"Sculpture is very dirty but I like to get clay on my hands," artist Elizabeth Catlett said to the Howard University sculpture students standing around her yesterday concentrating more on their tape recorders, cameras and notebooks than this rare lesson.
A paint-smeared denim apron tied around her waist, her black pumps exchanged for red slippers, and her black cat eyed-shaped glasses sliding unglamorously down her nose, Catlett looked like a grandmother over a batch of biscuits, not a famous artist.
Then Catlett bent her wide girth toward a garbage can, pulled out the dry plaster, mixed it, and emerged ghostly white up to her elbow, her only jewelry, a gold wedding band on her third finger, completely hidden. "You can't be afraid to do anything," she said, smiling. "You've got to learn how to lift. Girls, don't look for someone to help you. Now I have lots of muscle," and she shoots her arm into the sky, a wide streak of flesh, "but it didn't start out that way. Look!"
Elizabeth Catlett Mora is a woman of two worlds. Only two generations removed from salvery, the Washington-born Catlett has lived in Mexico for the last 30 years but her art owes as much, and returns as much, to the Afro-American experience as the Mexican art trends.
"I am inspired by two people," she established quickly, her smoky cabaret singer's voice alternating between English and Spanish, as she tells how her views have been shaped by racism, sexism, political oppression, strong family ties and artistic obscurity.
As she nears 60, Catlett, who has long been regarded as one of the world's fine artists by art scholars, is enjoying a lively renaissance. Though she has remained active in Mexican art circles, her name became one associated with the past to most Americans. But after a major retrospective of her work in Mexico City in 1970 and an article in Ebony magazine the same year, Catlett was rediscovered by a younger generation of blac artists, becoming a mother figure for many of them.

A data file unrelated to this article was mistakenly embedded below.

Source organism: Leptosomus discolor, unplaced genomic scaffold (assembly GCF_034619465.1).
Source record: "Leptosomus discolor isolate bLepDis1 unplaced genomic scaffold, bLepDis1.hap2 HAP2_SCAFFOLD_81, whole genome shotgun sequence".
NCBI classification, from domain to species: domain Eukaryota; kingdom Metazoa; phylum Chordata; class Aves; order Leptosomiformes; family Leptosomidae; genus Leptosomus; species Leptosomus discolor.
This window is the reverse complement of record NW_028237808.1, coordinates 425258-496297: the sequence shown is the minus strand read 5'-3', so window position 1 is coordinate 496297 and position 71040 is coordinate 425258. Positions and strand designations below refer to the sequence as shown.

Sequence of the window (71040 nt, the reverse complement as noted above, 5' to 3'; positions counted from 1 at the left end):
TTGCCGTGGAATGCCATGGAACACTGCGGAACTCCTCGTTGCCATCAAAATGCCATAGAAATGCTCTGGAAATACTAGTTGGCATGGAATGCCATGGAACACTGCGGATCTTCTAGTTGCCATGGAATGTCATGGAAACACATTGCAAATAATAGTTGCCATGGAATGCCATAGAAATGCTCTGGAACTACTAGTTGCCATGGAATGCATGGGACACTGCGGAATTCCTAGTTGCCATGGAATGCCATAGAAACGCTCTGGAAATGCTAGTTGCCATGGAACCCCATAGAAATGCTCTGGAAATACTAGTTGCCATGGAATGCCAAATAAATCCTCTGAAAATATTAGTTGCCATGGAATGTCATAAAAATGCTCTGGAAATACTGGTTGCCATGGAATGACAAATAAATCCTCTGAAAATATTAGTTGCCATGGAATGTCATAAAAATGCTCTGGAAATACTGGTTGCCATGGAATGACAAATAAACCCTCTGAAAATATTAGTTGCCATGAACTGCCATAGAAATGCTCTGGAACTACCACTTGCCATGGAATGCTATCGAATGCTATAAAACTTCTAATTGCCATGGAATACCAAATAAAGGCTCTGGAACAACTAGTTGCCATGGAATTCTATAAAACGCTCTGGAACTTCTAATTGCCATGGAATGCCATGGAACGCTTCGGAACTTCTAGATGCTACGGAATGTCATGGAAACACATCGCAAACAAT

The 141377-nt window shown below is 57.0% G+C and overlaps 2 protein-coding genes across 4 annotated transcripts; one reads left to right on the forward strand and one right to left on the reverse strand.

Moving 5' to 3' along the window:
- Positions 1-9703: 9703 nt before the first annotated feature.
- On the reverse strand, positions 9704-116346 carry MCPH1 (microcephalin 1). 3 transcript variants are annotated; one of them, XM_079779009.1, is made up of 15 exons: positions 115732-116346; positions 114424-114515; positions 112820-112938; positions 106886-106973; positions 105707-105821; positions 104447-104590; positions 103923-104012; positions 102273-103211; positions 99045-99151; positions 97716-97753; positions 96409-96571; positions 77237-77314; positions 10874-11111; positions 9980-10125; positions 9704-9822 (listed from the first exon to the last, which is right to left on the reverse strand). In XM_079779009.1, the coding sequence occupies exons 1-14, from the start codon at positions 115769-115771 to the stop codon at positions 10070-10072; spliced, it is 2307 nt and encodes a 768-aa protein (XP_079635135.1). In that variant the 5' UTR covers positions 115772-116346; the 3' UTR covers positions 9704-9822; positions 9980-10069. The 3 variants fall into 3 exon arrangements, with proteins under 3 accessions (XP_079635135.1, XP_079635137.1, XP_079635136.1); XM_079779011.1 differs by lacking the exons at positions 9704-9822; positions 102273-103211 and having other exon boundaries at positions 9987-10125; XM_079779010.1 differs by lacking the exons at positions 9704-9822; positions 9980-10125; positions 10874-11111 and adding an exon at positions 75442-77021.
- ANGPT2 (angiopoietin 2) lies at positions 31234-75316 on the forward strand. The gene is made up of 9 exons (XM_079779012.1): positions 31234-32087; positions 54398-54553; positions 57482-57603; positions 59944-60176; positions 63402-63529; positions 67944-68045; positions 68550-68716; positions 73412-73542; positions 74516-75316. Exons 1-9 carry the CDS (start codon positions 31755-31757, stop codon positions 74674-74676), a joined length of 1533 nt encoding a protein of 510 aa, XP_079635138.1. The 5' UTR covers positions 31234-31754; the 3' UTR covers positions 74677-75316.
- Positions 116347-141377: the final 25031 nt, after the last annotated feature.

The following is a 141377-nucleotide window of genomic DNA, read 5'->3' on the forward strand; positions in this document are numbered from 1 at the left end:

This week Catlett has been conducting workships in sculpture and print-making at Howard where, earlier in the week, she was honored at the university's annual Charter Day dinner. Tonight at 7 o'clock Catlett and her husband, the artist Francisco Mora, will lecture on Mexican art at Howard's Fine Arts Department.
"Part of my acceptance in the art world now is because of my maturity," says Caltet. "In the '30s and '40s tokenism was practiced by the exhibitors and only Jacob Lawrence or Horace Pippin would have a show. Now the art world is slightly more broad minded. It's both a response to the political demands to the '60s and the economic realities. Black art is marketable."
In the last six years Catlett has had a number of exhibitions in black galleries, notably Howard, the studio Museum in New York and the National Center of Afro-American Artists in Dorchester, Mass. She was commissioned to do a bust of Phillis Wheatley, (the 18th-century poet, who was the first black to have a book published in the United States,) for jackson (Miss.) State University, and is currently working on a major piece for Howard's School of Engineering. her 11-foot statue of Louis Armstrong, the jazz trumpeter, was unveiled in New Orleans last Fourth of July before millions of television viewers.
Except for the realistic pieces, like Armstrong, her sculpture follows the traditional African form but also show the classical training she has received from Grant Wood, the carpenter and painter; Ossip Zadkin, the refugee French sculptor; Francisco Zuniga, and Jose Ruiz. Her graphics, especially her use of bright, mosaic colors, and her sense of space, have been inspired by Hispanic artists, such as muralist Diego Rivera, an early influence.
Figures of women surface repeatedly in her work. She has a firm sense of feminism and was very close to her mother, the late Mary Catlett, who was a truant officer in the District schools. Catlett's father, a teacher, died before she was born, leaving her mother with three children. Having to live frugally, receiving her education on scholarships, has been only one of the forces in her life.
Her strong-willed and blunt manner has been drawn from any number of battles. "It's too bad she's a Negro, isn't it," said a teacher at the Carnegie Institute of Technology, causing Catlett to transfer to Howard. She has had to battle her own laziness, and tells, very frankly that she was fired by the Works Progress Administration because she spent her salary instead of doing the mural assigned. "It was a great influence," shesays of the job that never really was. "I learned you can't play around."